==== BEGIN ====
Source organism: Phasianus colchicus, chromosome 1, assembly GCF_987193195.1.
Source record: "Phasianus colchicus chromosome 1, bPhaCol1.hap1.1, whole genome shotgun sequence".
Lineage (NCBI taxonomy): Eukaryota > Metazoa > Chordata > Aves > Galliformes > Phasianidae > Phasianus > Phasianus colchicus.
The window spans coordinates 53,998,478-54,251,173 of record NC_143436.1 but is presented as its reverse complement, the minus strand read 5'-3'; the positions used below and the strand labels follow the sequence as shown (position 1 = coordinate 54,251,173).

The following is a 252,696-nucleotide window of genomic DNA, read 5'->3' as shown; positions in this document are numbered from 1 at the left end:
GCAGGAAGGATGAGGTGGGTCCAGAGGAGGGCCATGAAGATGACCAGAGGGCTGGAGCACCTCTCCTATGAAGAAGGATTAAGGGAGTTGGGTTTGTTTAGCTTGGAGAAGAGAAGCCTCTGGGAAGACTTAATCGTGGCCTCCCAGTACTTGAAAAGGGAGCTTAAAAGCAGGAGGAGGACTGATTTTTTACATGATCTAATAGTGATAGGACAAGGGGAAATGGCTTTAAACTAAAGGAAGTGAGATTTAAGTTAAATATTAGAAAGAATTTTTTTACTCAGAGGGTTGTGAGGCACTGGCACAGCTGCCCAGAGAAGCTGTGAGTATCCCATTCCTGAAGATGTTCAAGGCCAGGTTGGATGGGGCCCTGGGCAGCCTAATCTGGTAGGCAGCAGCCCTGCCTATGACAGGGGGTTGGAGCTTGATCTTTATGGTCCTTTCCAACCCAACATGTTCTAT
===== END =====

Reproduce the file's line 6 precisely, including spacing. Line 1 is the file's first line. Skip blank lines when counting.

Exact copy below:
GCAGGAAGGATGAGGTGGGTCCAGAGGAGGGCCATGAAGATGACCAGAGGGCTGGAGCACCTCTCCTATGAAGAAGGATTAAGGGAGTTGGGTTTGTTTAGCTTGGAGAAGAGAAGCCTCTGGGAAGACTTAATCGTGGCCTCCCAGTACTTGAAAAGGGAGCTTAAAAGCAGGAGGAGGACTGATTTTTTACATGATCTAATAGTGATAGGACAAGGGGAAATGGCTTTAAACTAAAGGAAGTGAGATTTAAGTTAAATATTAGAAAGAATTTTTTTACTCAGAGGGTTGTGAGGCACTGGCACAGCTGCCCAGAGAAGCTGTGAGTATCCCATTCCTGAAGATGTTCAAGGCCAGGTTGGATGGGGCCCTGGGCAGCCTAATCTGGTAGGCAGCAGCCCTGCCTATGACAGGGGGTTGGAGCTTGATCTTTATGGTCCTTTCCAACCCAACATGTTCTAT